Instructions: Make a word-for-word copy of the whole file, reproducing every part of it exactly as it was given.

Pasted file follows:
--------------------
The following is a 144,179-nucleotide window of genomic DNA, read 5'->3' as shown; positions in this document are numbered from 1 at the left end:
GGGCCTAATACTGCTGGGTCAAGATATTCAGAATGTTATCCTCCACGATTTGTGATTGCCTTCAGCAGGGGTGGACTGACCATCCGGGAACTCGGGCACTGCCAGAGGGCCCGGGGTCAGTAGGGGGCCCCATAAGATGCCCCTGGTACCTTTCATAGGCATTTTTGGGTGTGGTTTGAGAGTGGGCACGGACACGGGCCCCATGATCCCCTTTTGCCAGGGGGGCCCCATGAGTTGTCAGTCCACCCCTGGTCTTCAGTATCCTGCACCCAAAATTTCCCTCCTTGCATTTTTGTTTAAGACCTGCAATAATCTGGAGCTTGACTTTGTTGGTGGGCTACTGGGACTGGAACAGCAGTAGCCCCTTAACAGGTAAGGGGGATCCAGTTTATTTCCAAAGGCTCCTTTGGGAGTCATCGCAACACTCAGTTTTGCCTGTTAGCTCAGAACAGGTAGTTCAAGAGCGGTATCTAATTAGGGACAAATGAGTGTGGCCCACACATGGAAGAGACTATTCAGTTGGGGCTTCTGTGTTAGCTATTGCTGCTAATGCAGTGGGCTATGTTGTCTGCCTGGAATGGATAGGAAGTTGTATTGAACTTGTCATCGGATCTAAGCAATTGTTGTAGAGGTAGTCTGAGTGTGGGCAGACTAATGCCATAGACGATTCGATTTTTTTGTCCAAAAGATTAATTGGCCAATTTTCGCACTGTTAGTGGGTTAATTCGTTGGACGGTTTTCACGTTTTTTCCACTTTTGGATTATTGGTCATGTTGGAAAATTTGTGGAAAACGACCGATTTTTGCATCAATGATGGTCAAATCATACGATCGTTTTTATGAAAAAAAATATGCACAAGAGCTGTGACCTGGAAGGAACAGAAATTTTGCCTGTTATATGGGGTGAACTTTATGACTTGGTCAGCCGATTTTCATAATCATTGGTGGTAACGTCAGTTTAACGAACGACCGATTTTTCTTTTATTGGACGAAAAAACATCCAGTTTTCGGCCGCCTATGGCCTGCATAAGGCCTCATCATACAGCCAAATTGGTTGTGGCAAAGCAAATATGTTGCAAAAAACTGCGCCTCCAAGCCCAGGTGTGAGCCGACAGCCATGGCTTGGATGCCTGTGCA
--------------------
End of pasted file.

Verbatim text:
The following is a 144,179-nucleotide window of genomic DNA, read 5'->3' as shown; positions in this document are numbered from 1 at the left end:
GGGCCTAATACTGCTGGGTCAAGATATTCAGAATGTTATCCTCCACGATTTGTGATTGCCTTCAGCAGGGGTGGACTGACCATCCGGGAACTCGGGCACTGCCAGAGGGCCCGGGGTCAGTAGGGGGCCCCATAAGATGCCCCTGGTACCTTTCATAGGCATTTTTGGGTGTGGTTTGAGAGTGGGCACGGACACGGGCCCCATGATCCCCTTTTGCCAGGGGGGCCCCATGAGTTGTCAGTCCACCCCTGGTCTTCAGTATCCTGCACCCAAAATTTCCCTCCTTGCATTTTTGTTTAAGACCTGCAATAATCTGGAGCTTGACTTTGTTGGTGGGCTACTGGGACTGGAACAGCAGTAGCCCCTTAACAGGTAAGGGGGATCCAGTTTATTTCCAAAGGCTCCTTTGGGAGTCATCGCAACACTCAGTTTTGCCTGTTAGCTCAGAACAGGTAGTTCAAGAGCGGTATCTAATTAGGGACAAATGAGTGTGGCCCACACATGGAAGAGACTATTCAGTTGGGGCTTCTGTGTTAGCTATTGCTGCTAATGCAGTGGGCTATGTTGTCTGCCTGGAATGGATAGGAAGTTGTATTGAACTTGTCATCGGATCTAAGCAATTGTTGTAGAGGTAGTCTGAGTGTGGGCAGACTAATGCCATAGACGATTCGATTTTTTTGTCCAAAAGATTAATTGGCCAATTTTCGCACTGTTAGTGGGTTAATTCGTTGGACGGTTTTCACGTTTTTTCCACTTTTGGATTATTGGTCATGTTGGAAAATTTGTGGAAAACGACCGATTTTTGCATCAATGATGGTCAAATCATACGATCGTTTTTATGAAAAAAAATATGCACAAGAGCTGTGACCTGGAAGGAACAGAAATTTTGCCTGTTATATGGGGTGAACTTTATGACTTGGTCAGCCGATTTTCATAATCATTGGTGGTAACGTCAGTTTAACGAACGACCGATTTTTCTTTTATTGGACGAAAAAACATCCAGTTTTCGGCCGCCTATGGCCTGCATAAGGCCTCATCATACAGCCAAATTGGTTGTGGCAAAGCAAATATGTTGCAAAAAACTGCGCCTCCAAGCCCAGGTGTGAGCCGACAGCCATGGCTTGGATGCCTGTGCA